The voluntary disclosure submission should include a completed VDP Taxpayer Agreement Form, all the relevant facts and supporting documents, the reasons for the disclosure, and an explanation of how all four of the validity conditions described above have been met. In certain circumstances, the CRA may allow the taxpayer additional time (usually no more than 90 days from the effective date of disclosure) to submit information that could not be included with the initial disclosure. The effective date of disclosure is the earlier of: (1) the date the CRA receives a completed and signed VDP Taxpayer Agreement Form, and (2) the date the CRA receives a letter signed by the taxpayer (or the taxpayer’s authorised representative) containing information similar to that required by the form.

A taxpayer who is unsure about proceeding with a voluntary disclosure may have a preliminary discussion with a VDP officer on a no-name basis. However, the CRA will only provide a final and binding decision if all the facts of the disclosure have been verified, and the identity of the taxpayer has been provided within 90 days of the effective date of disclosure.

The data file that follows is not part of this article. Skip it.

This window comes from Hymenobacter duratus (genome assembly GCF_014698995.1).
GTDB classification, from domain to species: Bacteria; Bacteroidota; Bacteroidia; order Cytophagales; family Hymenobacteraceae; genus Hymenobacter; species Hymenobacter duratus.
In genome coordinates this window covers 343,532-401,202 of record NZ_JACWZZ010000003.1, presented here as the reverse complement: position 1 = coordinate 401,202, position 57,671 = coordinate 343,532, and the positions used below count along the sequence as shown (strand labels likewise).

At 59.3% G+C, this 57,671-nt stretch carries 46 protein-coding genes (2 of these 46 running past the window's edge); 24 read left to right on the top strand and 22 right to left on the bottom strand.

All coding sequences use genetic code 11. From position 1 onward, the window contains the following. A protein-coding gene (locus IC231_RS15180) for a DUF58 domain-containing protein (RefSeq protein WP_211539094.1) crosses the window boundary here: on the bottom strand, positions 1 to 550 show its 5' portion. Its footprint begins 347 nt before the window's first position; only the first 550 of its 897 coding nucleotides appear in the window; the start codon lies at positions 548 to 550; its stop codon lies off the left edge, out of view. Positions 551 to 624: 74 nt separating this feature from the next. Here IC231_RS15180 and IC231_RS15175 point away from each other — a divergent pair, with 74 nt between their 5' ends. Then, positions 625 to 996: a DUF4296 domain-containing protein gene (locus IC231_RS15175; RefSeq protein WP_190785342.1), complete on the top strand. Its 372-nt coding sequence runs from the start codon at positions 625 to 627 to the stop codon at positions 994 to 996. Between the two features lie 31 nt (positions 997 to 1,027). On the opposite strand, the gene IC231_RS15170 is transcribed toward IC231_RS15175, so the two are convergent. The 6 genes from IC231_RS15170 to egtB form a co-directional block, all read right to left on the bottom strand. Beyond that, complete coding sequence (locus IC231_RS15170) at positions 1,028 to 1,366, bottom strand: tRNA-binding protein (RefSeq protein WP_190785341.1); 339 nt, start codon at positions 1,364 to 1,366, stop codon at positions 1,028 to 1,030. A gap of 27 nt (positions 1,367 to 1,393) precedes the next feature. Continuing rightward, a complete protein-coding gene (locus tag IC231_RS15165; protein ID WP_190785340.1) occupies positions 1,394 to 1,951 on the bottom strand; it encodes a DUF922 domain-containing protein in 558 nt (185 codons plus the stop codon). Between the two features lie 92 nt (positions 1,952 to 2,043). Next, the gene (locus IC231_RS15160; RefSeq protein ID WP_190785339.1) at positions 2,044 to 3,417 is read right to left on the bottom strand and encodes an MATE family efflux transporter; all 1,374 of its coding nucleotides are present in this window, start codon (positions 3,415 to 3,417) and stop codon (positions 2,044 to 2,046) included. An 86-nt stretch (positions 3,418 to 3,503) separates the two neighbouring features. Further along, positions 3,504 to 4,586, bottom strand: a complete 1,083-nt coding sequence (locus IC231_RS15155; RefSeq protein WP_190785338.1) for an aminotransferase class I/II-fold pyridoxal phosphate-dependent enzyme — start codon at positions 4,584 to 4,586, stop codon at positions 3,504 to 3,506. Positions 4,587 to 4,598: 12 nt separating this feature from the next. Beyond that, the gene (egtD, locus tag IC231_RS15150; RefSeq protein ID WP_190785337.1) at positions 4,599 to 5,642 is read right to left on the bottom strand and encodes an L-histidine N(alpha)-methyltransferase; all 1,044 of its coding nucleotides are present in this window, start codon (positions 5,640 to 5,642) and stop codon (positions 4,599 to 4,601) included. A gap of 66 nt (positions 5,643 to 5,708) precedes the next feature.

Options available if relief is denied

The CRA will provide the taxpayer with written reasons for its decision if it denies relief altogether or grants only partial relief. If a taxpayer believes that the CRA has failed to exercise its discretion in a fair and reasonable manner, the taxpayer may make a written request to the director of the relevant CRA tax centre to reconsider the decision, or apply to the Federal Court for judicial review of the decision. If the taxpayer’s voluntary disclosure results in an assessment or reassessment with which the taxpayer disagrees, the taxpayer can file a notice of objection. 

  • 1Information Circular IC00-1R3, ‘Voluntary Disclosure Program’, 21 March 2013
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Natasha Miklaucic and Stephanie Wong

Natasha Miklaucic TEP and Stephanie Wong are lawyers at BLG.